Crooks also noted that while Black girls struggled with isolation, in a similar fashion to their white counterparts, the additional exposure to social media and the viral footage coming out of Black Lives Matter, most notably of
George Floyd and Breonna Taylor, could be a source of confusion and fear. “A lot of what the girls talked about was feeling empowered to be Black and having a sense of pride within their identities,” said Crooks. “On the other hand, there was fear that came with color of their skin—fear of being harmed themselves, or their fathers, brothers, or other family members being hurt.”
Marline Francois-Madden, a self-described “policy-facing therapist” who authored the book The State of Black Girls, says the mental health of Black girls has been grossly neglected for so long that it was only a matter of time before the data would raise the alarm. “It’s not until the last year and a half that we began seeing more articles talking about some of the differences as it relates to gender, when it comes to Black youth and how Black girls are suffering at an alarming rate,” she told Jezebel. “Now we are slowly paying attention and recognizing what makes the Black girl experience unique compared to Black boys.”
Clearly, Black members of the mental health community aren’t shocked by these findings. Black girls in school are generally seen as more mature and face more discipline compared to white girls, often punished instead of given the help they need. Black girls in particular have a difficult time dealing not just with the racism and how it informs the methods of disciplining them at schools, but the extra layer of colorism that afflicts darker-skinned girls. Black girls are also over-sexualized by misleading narratives found in mainstream media at a young age into young adulthood. There’s also the realization that race and racism are literally being wiped out from our schools’ curriculum, which alienates Black youth who are hyper-aware of the systemic disparities afflicting people who look like them. In general, behavioral disorders are under-detected in Black girls. There’s also the risk they will be casualties of the criminal justice system, the foster care system, and the health care system.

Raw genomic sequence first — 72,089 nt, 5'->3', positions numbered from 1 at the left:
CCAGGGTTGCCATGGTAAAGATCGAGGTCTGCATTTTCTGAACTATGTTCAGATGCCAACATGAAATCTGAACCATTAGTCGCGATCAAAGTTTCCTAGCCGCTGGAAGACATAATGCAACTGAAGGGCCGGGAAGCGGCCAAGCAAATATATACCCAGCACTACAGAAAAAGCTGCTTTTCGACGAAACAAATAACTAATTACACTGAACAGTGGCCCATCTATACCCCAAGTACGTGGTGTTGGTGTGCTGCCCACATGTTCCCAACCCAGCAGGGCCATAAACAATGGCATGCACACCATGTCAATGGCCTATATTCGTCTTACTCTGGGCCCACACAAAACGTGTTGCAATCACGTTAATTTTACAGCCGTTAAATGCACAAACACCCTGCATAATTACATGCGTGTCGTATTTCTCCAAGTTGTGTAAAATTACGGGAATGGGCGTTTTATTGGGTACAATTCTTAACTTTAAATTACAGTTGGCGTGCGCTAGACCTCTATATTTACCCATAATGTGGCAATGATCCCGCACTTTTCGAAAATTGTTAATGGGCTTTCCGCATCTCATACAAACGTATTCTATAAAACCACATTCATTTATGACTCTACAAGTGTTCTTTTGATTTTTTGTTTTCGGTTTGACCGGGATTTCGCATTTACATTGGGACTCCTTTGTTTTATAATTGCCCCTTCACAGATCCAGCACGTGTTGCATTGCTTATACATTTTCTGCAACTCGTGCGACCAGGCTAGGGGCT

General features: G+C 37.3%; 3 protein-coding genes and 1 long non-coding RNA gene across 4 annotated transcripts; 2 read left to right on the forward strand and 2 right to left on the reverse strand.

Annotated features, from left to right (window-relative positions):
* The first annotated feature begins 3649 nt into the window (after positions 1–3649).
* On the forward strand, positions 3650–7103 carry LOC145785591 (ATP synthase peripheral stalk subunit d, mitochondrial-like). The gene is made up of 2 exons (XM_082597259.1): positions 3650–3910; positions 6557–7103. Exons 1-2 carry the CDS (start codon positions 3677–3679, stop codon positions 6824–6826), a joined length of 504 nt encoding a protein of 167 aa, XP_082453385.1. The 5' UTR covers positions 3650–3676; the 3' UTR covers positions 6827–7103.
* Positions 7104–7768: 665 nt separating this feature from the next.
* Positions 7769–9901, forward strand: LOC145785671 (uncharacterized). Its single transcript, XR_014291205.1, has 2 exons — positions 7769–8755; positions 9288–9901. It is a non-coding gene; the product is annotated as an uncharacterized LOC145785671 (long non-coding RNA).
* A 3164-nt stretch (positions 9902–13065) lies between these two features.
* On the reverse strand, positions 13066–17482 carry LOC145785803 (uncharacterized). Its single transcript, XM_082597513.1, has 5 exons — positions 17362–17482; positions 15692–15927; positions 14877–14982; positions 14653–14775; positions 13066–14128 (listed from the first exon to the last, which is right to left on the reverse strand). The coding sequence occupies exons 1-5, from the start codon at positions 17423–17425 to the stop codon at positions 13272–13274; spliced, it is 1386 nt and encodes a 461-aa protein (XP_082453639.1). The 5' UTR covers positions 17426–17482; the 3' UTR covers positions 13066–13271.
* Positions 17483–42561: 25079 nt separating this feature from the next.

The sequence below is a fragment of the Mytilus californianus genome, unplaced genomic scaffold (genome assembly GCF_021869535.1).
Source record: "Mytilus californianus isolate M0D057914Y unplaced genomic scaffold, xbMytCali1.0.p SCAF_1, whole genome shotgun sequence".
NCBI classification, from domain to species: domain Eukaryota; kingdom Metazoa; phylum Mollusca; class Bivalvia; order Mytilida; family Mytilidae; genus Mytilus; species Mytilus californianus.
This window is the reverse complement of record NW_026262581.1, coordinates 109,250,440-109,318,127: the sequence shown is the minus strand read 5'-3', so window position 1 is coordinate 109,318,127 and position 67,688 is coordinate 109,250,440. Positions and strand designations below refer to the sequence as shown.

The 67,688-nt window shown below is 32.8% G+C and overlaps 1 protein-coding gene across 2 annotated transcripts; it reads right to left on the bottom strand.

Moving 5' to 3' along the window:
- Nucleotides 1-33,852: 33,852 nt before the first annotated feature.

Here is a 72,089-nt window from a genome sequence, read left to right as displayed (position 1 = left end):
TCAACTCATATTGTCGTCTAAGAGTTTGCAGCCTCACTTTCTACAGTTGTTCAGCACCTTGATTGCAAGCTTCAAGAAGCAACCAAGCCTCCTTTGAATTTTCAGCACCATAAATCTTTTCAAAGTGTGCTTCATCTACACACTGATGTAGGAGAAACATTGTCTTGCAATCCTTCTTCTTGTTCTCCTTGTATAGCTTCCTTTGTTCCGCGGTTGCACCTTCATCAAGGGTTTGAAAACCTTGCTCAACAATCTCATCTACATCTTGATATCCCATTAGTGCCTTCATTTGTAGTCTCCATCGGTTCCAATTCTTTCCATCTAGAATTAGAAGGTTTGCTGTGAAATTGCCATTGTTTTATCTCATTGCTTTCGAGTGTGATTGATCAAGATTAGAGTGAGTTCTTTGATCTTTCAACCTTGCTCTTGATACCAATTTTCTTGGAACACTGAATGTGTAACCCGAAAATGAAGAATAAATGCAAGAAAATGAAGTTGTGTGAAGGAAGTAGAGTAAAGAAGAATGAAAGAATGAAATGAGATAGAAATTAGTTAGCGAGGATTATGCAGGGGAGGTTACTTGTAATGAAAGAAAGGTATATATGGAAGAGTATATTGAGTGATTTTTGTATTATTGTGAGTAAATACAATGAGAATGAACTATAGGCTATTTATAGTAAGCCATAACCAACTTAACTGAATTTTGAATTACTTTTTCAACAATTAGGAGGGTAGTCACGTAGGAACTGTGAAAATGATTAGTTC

The loneliness and confusion stemming from these experiences make it hard for Black girls to articulate their emotional turbulence, which prevents them from seeking help. Instead, they recoil inward. “For a lot of African-American girls, they’re taught to be strong. They’re taught to keep their feelings inside,” Lauren Carson, executive director of nonprofit Black Girls Smile, told Stat News in 2017. “For young girls, it’s breaking down this misconception that it’s OK to be in a bad relationship. It’s become OK to be sad a lot of the time. It’s been OK to be angry.”
Figuring out exactly why Black girls are killing themselves at a higher rate than even Black boys and certainly their white counterparts will take time, since researchers are playing catch-up. But this churn of isolation, unfair treatment, and neglect is notable.
Schools and other authoritative voices aren’t equipped to deal with the desperate state of Black girls. Aside from the generational and racial trauma, there’s a lack of adequate mental health care to address their unique needs, especially in environments that are wired against their best interests. And if they do have access to mental health care, treating their mental health can’t be a “one size fits all kids” approach.